YOU ARE HERE: LAT HomeCollections

Trouble-Shooter : Former Gang Member Ron Johnson Uses Combination of Karate and "10 Rights of Passage" to Help Keep Teen-Agers in Line

September 13, 1990|BRUCE BEAN | Bean is a free-lance writer in Los Angeles.

When Ron Johnson was a 13-year-old member of the Suicide Stompers, a Brooklyn, N.Y., gang, he often found himself in tough situations. But one day, a gang fight changed his life.

"We were fighting and this guy came after me with a gun," Johnson said. "This was a .38, and when he shot it, it sounded like an atom bomb going off. So I took off running."

Johnson darted into a recreation center where a group of men dressed in white were practicing karate. When the man brandishing the gun came in, the instructor walked up to him, quickly disarmed him and sent him on his way.

"I was amazed," Johnson said. "I said, 'Look, whatever y'all are learning in here, I want you to teach me so I can kick some butt.' "

But karate instructor Pedro Viallez would not accept that gangland attitude. Before Viallez allowed Johnson to join the class, "he made me read the Bible, the Koran, the Torah and several other books," Johnson said. "I was a real gangster."

Today, Johnson--a black belt and karate teacher--brings the same anti-gang philosophy to Los Angeles youngsters.

Using martial arts and his "10 Rights of Passage Into Manhood," Johnson teaches black and Latino boys and teen-agers what it means "to be a man." Johnson developed the "rights" after years of working with and counseling troubled youths.

Johnson, 36, runs the Los Angeles branch of the Little John Davis School of Survival, where he teaches boys a form of jujitsu called Kumite Ryu and Shotokaa karate. Classes are held weekly at Ward African Methodist Episcopal Church, on West 25th Street near the University of Southern California. Tuition is $25 a month.

"We developed this program because of our concern that young black men are not being taught to be men," Johnson said.

Statistics show that Los Angeles County incarcerates more black men than any other prison system in the world, he said, adding, "It became very clear that we had to organize programs targeted at specific populations for specific purposes."

Johnson, along with karate teachers Skip Falconer and Joyce Reece, show beginning students how to fall, how to kick and punch, and how to lock up an opponent.

Their philosophy is to teach the boys to avoid trouble, Falconer said. "But if you have to defend yourself, defend yourself in the best way possible so you can get home."

The instructors conduct workshops, using Johnson's "10 Rights of Passage" to help black and Latino males deal with the gang situations they may face every day, and show students ways to avoid drugs, truancy and other pitfalls.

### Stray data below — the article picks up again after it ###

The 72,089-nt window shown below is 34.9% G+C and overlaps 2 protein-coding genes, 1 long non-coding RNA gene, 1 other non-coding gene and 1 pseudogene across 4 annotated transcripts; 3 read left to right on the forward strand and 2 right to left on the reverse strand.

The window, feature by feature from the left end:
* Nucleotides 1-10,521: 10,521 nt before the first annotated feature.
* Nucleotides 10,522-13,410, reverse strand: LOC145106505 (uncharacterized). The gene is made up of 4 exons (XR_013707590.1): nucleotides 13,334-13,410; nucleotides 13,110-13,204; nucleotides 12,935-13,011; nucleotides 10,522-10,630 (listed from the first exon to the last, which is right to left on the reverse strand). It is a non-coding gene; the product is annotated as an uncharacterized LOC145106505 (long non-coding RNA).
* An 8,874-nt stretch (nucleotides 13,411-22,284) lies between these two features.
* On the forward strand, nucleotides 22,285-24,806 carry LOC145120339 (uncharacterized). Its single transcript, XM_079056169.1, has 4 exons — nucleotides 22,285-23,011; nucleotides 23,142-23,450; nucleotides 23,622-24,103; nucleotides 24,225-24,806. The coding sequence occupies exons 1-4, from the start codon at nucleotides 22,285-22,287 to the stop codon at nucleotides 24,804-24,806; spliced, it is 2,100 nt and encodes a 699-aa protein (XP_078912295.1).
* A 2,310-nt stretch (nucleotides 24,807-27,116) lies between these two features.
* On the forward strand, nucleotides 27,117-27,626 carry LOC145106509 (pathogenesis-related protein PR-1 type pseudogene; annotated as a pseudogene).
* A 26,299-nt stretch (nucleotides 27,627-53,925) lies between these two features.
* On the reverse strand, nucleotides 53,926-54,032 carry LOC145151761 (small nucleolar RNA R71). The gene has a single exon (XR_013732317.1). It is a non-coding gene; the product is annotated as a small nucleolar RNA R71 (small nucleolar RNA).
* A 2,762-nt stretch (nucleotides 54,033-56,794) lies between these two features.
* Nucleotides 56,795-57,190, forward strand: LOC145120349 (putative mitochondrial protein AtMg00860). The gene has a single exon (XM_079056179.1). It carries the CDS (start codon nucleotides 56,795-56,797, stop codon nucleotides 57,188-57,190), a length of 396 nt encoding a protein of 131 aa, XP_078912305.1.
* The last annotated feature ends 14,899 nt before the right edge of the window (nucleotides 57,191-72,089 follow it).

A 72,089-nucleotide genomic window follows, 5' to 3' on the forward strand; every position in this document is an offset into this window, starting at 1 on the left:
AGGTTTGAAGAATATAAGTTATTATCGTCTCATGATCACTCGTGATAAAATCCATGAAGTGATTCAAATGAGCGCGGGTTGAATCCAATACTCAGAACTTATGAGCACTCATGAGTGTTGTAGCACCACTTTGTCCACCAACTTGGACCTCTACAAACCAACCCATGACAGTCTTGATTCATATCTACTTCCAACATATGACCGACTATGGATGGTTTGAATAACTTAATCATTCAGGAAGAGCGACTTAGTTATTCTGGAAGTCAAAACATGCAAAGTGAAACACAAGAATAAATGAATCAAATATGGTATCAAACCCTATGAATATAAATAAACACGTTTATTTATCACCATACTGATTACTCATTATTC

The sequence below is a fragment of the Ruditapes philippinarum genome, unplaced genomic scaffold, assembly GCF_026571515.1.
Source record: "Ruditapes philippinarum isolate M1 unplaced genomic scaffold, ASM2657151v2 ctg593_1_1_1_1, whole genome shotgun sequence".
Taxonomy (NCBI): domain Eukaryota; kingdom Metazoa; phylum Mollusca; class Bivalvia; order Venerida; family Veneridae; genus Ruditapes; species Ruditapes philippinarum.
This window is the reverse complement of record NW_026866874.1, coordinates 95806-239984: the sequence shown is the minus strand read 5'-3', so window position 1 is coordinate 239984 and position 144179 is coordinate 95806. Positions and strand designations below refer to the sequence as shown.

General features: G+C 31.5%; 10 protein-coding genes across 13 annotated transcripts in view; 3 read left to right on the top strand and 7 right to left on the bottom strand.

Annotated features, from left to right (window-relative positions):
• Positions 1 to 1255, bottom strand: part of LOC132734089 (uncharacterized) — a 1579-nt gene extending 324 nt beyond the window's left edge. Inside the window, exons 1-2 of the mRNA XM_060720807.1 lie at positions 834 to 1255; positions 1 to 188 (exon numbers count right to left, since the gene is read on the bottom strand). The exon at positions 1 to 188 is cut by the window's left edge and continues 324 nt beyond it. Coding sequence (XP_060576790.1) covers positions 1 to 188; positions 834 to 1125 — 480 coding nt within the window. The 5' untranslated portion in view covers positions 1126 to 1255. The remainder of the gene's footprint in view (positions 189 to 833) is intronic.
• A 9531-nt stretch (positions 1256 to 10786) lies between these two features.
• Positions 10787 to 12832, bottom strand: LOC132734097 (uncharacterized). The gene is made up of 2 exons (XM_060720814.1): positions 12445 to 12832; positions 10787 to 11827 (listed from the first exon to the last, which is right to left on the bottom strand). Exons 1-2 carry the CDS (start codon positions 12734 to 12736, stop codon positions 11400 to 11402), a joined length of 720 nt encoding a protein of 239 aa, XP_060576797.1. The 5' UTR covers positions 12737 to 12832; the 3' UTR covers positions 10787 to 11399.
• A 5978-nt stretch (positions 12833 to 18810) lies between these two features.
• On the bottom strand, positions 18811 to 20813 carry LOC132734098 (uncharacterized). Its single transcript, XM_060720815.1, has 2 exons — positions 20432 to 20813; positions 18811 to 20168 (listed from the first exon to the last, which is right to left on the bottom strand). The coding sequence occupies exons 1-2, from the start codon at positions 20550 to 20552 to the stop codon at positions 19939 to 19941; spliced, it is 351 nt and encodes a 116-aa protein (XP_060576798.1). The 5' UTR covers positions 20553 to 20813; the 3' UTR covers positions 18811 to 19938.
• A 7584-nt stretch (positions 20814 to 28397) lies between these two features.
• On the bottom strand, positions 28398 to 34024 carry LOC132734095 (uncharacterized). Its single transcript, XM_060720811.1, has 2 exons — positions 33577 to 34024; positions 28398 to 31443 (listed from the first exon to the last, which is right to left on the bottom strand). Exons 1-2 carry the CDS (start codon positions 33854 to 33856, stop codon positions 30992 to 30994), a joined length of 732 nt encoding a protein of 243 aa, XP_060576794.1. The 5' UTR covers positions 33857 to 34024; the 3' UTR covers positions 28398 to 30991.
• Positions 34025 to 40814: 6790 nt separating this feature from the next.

"Currently, on the streets of Los Angeles, there are four ways for young men to prove themselves as men," Johnson said. They are: Get money (it doesn't matter where), be sexually active, be violent and go to jail.

"Using the martial arts as a way of life, we teach young men that these four things don't make you a man," he said.

Johnson, who graduated from Columbia University and works as a consultant for the California Department of Public Instruction, is writing a book for the state on his "10 Rights of Passage." They are: personal, spiritual, emotional, physical, economic, mental, historical, cultural, social and political.

Johnson exposes the students to his philosophy on each right. For example:

* Personal: Life is hard, but it doesn't mean you quit. Instead, it means you equip yourself with the skills, self-esteem and self-concept you need to make it through this rough life.

"We teach them under 'personal' that they need a super sense of self-esteem to survive," Johnson said.

* Spiritual: High-risk youths must recognize that there is a force in their lives that will never abandon or forsake them. Their efforts to make their lives positive and productive are God-prescribed and God-supported.

* Emotional: Because they have never been taught to express a full range of emotions, boys learn that it is not unmasculine to be loving and caring. Young men are taught how to initiate positive relationships with the opposite sex.

* Economic: If you are going to be a man, you have to earn money. But before you can earn money, you must learn to manage it. Under "economic," the students run their own business, invest the money and open a savings account.

* Physical: Because black men die younger than almost any group in America, you have to take care of yourself by eating right, exercising, and practicing good hygiene. Responsible sex is also taught under "physical."

Under each right, the students are given tasks to complete. For the "emotional" right, for instance, the teen-agers are taught how to approach girls.

"What we did was take them to the mall and asked them which girl they thought was cute," Johnson said. "We then told them to go up to her and tell her that they had noticed her from across the way and thought she was attractive. Then they were to introduce themselves."

The students were surprised.

Los Angeles Times Articles